The trilling finale of New Religion, where the truth is evocatively revealed, allows the societal critique of the festering emptiness that marks the contemporary Japanese subject to burst forth. The unsettling descent Kondo’s narrative depicts is function of a societal lack, the lack of symbolic structures, like religious ones, that can counteract the parasitical emptiness of the subject and heal his/her traumatic injuries. What the Japanese subject is given, as the trajectory of Miyabi so hauntingly illustrates, is nothing but illusions of pleasure, imaginary patches that only fleetingly cover up the hollowness that marks the subject. And does Kondo ultimately not evoke that the realization of the insufficiency of societal fabric to support the stuffing of one’s subject will lead to societal destruction, to the inauguration of vengeful attacks against the institutions (e.g. schools, temples, kindergartens, …etc) entrusted with the nurturing of subjects?   

New Religion (2022) by Keishi Kondo

The composition of New Religion is really well though-out and visually engaging. Keishi Kondo does not only create shot-compositions – static as well as dynamic – that satisfy the gaze of the spectator, he also pleases him/her by utilizing the cut in a very elegant way. With his cutting, he does not merely create a well-measured dreamy visual rhythm – reminiscent of Kiyoshi Kurosawa’s early horror work, but a rhythm that allows shot-composition to stand out and revelations and twists within the narrative to have a greater impact on the spectator.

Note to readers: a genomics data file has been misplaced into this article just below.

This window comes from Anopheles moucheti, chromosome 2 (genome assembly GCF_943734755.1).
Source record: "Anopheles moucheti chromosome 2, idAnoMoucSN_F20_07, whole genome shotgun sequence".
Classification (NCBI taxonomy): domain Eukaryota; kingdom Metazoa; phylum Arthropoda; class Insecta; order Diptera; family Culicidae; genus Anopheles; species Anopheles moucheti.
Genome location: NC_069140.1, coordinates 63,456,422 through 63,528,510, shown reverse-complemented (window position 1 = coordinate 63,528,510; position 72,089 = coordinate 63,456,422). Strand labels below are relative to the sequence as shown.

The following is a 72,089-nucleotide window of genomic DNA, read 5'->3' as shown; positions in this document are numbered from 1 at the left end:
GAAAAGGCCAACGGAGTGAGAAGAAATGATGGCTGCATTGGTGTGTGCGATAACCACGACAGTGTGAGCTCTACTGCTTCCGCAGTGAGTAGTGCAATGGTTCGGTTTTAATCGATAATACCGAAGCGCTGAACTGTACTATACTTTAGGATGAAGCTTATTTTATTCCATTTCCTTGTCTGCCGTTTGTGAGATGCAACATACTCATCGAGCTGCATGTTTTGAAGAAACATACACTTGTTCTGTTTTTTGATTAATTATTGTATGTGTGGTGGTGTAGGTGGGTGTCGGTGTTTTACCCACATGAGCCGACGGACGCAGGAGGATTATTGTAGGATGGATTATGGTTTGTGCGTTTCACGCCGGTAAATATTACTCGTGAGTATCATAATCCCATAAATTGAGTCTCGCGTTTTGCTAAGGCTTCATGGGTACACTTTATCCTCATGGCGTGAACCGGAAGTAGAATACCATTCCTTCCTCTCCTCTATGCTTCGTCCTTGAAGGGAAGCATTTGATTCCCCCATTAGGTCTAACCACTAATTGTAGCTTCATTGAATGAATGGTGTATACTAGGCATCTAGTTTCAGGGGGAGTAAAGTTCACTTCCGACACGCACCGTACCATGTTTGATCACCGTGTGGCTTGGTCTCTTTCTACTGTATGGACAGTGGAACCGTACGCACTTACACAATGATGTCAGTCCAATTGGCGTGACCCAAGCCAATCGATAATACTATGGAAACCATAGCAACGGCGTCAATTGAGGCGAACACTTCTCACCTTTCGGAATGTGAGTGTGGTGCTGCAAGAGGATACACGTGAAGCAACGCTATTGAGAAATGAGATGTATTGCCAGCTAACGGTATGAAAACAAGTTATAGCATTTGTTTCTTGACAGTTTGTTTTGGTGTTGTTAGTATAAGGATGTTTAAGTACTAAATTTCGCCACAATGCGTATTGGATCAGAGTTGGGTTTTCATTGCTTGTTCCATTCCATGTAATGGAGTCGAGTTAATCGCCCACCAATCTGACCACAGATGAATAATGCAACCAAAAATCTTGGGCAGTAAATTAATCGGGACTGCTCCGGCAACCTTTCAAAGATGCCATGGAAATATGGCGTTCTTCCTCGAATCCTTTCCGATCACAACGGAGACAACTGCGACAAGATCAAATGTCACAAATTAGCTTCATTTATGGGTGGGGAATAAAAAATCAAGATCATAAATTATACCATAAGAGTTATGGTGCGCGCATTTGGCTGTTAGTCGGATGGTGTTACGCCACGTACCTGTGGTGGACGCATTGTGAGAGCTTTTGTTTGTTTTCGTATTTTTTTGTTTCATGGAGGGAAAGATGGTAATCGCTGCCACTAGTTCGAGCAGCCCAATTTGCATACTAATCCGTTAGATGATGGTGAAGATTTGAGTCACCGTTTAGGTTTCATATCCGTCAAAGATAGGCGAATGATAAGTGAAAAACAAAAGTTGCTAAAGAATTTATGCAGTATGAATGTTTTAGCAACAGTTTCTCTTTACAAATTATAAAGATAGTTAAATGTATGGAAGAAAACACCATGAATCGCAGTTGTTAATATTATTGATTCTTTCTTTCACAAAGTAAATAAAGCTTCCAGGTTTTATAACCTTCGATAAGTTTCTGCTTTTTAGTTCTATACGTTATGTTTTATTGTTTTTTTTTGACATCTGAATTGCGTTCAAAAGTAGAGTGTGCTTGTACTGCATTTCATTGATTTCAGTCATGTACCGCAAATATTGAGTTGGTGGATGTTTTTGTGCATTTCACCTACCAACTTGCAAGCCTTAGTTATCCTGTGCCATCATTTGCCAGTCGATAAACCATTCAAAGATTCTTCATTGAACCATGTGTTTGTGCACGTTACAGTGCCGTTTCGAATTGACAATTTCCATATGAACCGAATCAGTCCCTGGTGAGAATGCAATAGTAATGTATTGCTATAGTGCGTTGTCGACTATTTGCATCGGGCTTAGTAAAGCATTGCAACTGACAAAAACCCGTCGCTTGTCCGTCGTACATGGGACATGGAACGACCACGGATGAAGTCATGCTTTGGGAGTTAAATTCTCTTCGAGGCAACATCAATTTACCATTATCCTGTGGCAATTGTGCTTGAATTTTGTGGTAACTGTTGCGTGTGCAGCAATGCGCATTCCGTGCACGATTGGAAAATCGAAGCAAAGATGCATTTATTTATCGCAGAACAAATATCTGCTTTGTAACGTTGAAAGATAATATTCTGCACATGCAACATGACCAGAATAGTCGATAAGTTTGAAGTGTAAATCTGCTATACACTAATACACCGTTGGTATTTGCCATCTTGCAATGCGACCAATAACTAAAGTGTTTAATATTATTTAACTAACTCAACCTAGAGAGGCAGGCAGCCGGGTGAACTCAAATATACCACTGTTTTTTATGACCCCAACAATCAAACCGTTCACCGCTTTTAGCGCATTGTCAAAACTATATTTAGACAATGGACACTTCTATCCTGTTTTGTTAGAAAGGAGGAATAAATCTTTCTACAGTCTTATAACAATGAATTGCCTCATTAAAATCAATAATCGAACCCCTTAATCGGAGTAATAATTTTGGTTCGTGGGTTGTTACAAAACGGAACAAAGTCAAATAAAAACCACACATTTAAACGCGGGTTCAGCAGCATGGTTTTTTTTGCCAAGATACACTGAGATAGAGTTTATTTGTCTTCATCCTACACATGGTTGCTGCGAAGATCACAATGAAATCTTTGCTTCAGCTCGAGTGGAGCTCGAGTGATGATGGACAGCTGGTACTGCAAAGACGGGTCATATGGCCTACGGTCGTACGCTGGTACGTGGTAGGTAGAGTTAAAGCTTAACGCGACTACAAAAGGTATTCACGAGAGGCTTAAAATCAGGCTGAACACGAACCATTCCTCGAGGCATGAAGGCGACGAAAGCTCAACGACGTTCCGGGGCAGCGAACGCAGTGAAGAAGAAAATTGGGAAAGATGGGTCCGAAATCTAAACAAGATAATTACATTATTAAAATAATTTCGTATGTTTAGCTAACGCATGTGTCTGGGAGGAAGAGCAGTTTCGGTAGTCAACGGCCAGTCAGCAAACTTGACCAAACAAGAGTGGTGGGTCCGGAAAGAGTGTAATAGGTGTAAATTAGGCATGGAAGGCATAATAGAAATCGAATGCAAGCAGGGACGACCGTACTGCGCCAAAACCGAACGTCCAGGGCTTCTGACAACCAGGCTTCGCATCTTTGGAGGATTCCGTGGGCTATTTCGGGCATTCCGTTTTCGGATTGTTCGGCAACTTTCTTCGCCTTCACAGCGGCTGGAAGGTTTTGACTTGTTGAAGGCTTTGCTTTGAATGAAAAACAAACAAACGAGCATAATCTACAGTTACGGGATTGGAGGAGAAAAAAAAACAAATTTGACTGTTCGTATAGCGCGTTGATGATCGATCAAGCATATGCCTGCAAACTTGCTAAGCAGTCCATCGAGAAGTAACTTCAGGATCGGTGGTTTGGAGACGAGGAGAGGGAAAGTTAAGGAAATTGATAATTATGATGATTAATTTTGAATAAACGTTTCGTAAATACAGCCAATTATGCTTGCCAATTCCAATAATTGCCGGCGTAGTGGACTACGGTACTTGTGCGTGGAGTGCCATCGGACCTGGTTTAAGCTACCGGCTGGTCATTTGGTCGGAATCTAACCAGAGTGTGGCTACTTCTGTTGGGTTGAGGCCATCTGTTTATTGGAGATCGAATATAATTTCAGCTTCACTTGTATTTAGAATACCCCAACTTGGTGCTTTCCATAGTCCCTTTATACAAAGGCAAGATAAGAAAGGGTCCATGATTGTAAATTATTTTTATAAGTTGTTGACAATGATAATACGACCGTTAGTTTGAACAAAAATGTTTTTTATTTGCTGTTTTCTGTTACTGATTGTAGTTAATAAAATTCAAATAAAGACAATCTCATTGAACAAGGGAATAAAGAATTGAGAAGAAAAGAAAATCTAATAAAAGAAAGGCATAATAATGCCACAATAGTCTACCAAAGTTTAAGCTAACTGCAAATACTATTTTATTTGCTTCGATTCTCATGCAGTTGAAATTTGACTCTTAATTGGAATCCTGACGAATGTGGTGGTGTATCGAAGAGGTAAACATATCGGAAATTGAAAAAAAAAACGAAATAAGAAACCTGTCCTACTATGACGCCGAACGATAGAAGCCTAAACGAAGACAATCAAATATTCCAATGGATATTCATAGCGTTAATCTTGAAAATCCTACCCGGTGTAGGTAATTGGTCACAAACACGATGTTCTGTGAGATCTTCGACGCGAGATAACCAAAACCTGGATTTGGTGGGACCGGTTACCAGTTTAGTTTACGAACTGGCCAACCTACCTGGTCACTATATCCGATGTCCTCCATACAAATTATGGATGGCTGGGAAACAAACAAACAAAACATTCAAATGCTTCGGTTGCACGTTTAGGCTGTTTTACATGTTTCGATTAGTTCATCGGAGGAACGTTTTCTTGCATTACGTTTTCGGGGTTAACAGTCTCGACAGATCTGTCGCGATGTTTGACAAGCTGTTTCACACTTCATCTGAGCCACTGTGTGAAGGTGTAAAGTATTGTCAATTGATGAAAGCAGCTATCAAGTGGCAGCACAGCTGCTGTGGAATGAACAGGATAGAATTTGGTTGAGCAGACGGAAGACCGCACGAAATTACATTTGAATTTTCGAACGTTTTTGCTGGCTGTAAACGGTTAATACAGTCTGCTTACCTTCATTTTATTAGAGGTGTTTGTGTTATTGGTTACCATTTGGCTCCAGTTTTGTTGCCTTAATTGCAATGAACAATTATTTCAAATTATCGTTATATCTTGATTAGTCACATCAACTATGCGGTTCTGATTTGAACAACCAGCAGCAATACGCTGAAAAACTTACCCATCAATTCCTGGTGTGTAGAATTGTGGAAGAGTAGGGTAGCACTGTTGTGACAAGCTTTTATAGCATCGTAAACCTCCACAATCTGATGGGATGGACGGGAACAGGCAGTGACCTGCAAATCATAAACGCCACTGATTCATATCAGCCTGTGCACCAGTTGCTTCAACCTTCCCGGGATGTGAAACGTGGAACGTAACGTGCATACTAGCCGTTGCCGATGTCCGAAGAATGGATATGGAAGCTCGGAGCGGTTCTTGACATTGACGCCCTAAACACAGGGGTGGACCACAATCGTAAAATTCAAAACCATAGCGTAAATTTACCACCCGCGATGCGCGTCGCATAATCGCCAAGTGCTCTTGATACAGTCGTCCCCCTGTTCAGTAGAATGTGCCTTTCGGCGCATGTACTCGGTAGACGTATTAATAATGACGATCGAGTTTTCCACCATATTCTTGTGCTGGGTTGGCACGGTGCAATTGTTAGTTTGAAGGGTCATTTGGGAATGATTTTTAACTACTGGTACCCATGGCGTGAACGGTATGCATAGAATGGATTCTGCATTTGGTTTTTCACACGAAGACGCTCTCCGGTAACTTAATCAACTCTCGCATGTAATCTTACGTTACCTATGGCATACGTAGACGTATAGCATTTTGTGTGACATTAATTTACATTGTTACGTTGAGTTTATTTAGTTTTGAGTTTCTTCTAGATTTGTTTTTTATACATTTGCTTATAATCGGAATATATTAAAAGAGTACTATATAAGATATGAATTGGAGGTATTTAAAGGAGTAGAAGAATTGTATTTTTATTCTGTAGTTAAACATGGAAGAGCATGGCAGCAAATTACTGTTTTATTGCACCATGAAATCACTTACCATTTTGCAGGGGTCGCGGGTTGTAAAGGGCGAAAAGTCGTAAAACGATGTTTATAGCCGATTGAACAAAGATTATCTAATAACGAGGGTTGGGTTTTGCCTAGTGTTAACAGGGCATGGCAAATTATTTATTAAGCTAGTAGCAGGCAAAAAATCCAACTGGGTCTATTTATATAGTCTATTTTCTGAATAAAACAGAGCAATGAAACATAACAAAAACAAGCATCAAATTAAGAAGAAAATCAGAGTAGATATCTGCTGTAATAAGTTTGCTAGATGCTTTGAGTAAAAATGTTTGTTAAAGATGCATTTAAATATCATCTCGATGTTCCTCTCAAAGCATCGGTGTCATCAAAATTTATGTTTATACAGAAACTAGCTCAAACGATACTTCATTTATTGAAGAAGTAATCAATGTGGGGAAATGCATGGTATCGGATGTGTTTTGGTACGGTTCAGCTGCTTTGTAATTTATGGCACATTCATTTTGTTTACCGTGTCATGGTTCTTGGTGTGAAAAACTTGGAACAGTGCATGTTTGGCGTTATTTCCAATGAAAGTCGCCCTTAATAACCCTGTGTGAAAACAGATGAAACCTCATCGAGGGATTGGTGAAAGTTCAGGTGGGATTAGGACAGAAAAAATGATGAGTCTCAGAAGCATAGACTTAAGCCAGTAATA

A few words need to be said about the sequence that opens New Religion. This reddish concatenation of strange ever-changing imagery decorated with unsettling musical accompaniment is not merely meant to impress the spectator, but to ensure that a sliver of uneasiness remains lingering within the spectator as the story starts unfolding. This quantum of uneasiness, so carefully engendered by the reddish sequence, allows Keishi Kondo to make unsettling imagery more effective and more shocking (Cine-note 1, Cine-note 2).

Another element, a visual one, that subtly supports the lingering sense of uneasiness within the spectator is the darkish colour and lighting-design. By refusing most yellowish lights their warmth within the visual frame, Kondo echoes the desolateness and hopelessness that marks the atmosphere of his narrative (Colour-note 1). The threatening music and unsettling sounds that comes to decorate certain moments in the narrative also helps ensuring that the spectator’s uneasiness does not dissipate and the sense of dread remains lingering in the narrative’s atmosphere.  

New Religion is a splendid horror-drama narrative that will keep the spectator on the edge of his seat from start to finish. Keishi Kondo does not only impress with his refined sense for composition and the elegant way he creates atmosphere, but also with the satisfying way in which he utilizes signifiers to deliver an impressive finale and, if you know how to read them, a biting societal critique. Everyone should check out this new voice in Japanese horror. Highly recommended.  


Cine-note 1: The effectiveness of the horror thus partially depends on the way the spectator received the opening sequence. If nothing of uneasiness remains within the spectator, the moments of horror cannot exploit the lingering uneasiness to make their shock and unsettling effect more effective.  

Cine-note 2: By returning to this reddish colour-scheme throughout the narrative and repeating certain imagery of the opening sequence,Kondo succeeds in elegantly and fleetingly heightening the lingering uneasiness of the spectator. The visual repetition allows Kondo to create an atmosphere that unsettles but also captivates.

Colour-note 1: In the case that yellowish lights dofeature in the visual frame, Kondo counter-acts their effect of warmness by subduing those colours with a wealth of dark shadows and darkish (and often blueish) backgrounds.